> The placeholder concept was introduced in version 1803 of Windows 10 
> and Windows Server. ZGC support for older versions of Windows will not 
> be implemented.'
> Before the placeholder APIs there was no way to first reserve a 
> specific virtual memory range, and then map a view of a committed 
> paging file over that range. The VirtuaAlloc function could be used to 
> first reserve and then commit anonymous memory, but nothing similar 
> existed for mapped views. Now with placeholders, we can create a 
> placeholder reservation of memory with VirtualAlloc2, and then replace 
> that reservation with MapViewOfFile3. When memory is unmapped, we can 
> use UnmapViewOfFile2 to "preserve" the placeholder memory reservation.
> * '"Support for mapping and unmapping arbitrary parts of the heap". 
> ZGC's heap layout in combination with its dynamic sizing (and 
> re-sizing) of heap pages requires support for mapping and unmapping 
> arbitrary heap granules. This requirement in combination with Windows 
> address space placeholders requires special attention, since 
> placeholders must be explicitly split/coalesced by the program, as 
> opposed to being automatically split/coalesced by the operating system 
> (as on Linux).'
> Half of the preparation patches were put in place to support this. 
> When replacing a placeholder with a view of the backing file, we need 
> to exactly match the address and size of a placeholder. Also, when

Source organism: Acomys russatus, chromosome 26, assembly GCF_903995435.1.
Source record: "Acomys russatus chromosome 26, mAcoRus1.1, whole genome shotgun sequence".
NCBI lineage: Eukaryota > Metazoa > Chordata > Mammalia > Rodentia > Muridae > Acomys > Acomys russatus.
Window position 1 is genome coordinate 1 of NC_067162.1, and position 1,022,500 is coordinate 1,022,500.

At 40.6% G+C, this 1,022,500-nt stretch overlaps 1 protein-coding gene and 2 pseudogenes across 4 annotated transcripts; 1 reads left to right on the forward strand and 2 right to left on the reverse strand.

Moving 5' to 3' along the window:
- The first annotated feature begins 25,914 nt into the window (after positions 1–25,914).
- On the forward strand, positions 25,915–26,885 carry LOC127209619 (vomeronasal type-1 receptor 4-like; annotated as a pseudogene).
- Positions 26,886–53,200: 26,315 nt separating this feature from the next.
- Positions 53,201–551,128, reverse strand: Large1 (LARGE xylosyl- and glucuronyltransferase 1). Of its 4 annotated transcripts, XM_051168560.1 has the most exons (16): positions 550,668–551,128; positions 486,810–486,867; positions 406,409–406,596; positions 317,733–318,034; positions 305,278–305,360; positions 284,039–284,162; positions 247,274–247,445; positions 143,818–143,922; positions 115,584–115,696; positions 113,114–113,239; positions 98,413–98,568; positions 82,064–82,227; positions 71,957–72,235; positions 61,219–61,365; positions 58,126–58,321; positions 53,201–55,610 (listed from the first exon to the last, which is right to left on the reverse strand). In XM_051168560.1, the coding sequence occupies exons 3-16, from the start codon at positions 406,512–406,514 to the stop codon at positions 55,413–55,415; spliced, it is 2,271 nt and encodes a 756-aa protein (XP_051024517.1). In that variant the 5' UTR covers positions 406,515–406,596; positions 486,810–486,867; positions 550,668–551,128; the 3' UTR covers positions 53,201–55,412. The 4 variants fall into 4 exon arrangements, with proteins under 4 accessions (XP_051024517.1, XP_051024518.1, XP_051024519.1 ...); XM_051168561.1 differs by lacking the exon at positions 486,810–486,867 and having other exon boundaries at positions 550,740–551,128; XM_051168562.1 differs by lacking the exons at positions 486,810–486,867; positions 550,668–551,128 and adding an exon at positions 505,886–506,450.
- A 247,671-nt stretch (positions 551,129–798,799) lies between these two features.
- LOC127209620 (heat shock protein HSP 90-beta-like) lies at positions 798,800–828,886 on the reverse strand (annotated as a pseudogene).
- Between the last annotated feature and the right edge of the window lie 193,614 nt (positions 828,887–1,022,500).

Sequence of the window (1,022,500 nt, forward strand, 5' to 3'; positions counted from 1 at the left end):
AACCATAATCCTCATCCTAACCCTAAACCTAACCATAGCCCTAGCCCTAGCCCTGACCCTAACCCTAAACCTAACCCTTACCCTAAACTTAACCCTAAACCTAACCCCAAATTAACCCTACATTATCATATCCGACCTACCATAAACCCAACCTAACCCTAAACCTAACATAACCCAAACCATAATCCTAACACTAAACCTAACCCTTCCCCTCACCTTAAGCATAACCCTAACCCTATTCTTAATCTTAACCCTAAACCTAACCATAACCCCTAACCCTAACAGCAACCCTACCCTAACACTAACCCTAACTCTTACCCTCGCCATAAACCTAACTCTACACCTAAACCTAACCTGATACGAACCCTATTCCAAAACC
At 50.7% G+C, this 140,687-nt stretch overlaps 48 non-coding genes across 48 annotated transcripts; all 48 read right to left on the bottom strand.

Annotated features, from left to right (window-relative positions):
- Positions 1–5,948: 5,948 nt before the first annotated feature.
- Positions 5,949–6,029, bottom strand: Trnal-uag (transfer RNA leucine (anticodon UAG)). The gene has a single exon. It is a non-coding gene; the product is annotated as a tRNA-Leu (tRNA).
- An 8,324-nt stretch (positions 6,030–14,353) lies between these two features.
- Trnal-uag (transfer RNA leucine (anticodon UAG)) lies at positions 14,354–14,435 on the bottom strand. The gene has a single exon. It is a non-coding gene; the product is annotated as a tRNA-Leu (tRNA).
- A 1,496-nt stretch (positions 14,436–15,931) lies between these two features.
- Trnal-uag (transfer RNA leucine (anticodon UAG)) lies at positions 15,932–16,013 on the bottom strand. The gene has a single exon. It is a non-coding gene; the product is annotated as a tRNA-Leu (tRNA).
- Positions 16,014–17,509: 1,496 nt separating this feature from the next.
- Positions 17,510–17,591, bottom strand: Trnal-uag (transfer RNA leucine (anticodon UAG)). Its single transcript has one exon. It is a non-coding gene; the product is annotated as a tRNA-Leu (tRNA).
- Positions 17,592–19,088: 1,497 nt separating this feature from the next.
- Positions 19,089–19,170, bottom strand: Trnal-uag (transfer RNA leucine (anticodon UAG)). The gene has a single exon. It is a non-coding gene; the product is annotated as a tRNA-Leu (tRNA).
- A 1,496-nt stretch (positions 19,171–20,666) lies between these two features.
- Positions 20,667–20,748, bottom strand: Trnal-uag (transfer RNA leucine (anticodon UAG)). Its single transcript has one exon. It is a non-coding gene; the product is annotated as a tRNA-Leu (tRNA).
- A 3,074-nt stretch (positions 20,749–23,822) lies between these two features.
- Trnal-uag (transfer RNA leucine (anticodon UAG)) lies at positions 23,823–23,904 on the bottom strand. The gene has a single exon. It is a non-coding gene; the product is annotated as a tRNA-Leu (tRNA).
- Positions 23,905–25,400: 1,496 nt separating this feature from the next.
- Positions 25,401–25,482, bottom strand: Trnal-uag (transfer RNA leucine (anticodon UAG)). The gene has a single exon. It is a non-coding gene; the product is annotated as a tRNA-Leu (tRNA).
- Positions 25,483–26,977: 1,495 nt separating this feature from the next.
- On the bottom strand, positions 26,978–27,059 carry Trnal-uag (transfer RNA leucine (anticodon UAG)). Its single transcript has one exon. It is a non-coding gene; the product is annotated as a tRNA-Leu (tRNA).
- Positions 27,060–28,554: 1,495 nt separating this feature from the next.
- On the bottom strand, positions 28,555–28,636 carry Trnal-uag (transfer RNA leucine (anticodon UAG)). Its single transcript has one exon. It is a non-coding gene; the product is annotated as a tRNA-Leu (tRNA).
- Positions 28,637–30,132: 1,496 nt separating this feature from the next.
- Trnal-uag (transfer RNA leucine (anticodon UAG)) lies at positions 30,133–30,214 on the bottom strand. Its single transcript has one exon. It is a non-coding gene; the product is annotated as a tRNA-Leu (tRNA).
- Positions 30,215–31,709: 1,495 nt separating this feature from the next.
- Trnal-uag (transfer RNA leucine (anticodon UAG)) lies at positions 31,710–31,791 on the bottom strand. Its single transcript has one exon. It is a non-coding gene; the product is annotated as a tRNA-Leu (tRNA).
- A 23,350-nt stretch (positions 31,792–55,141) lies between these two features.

> unmapping a view, we need to exactly match the address and size of the 
> view, and replace it with a placeholder.
> To make it easier to map and unmap arbitrary parts of the heap, we 
> split reserved memory into ZGranuleSize-sized placeholders. So, 
> whenever we perform any of these operations, we know that any given 
> memory range could be dealt with as a number of granules.
> When memory is reserved, but not mapped, it is registered in the 
> ZVirtualMemoryManager. It splits memory into granule-sized placholders 
> when reserved memory is fetched, and coalesces placeholders when 
> reserved memory is handed back.
> * '"Support for committing and uncommitting arbitrary parts of the 
> heap". ZGC can commit and uncommit physical memory dynamically while 
> the Java program is running. To support these operations the physical 
> memory will be divided into, and backed by, multiple paging-file 
> segments. Each paging-file segment corresponds to a ZGC heap granule, 
> and can be committed and uncommitted independently of other segments.'
> Just like we can map and unmap in granules, we want to be able to 
> commit and uncommit memory in granules. You can see how memory is 
> committed and uncommitted in granules in 
> ZBackingFile::commit_from_paging_file and 
> ZBackingFile::uncommit_from_paging_file. Each committed granule is 
> associated with one registered handle. When memory for a granule is 
> uncommitted, the handle is closed. At this point, no views exist to 
> the mapping and the memory is handed back to the OS.
> Final point about ZPhysicalMemoryBacking. We've tried to make this 
> file similar on all OSes, with the hope to be able to combine them 
> when both the Windows and macOS ports have been merged.
> Thanks,
> StefanK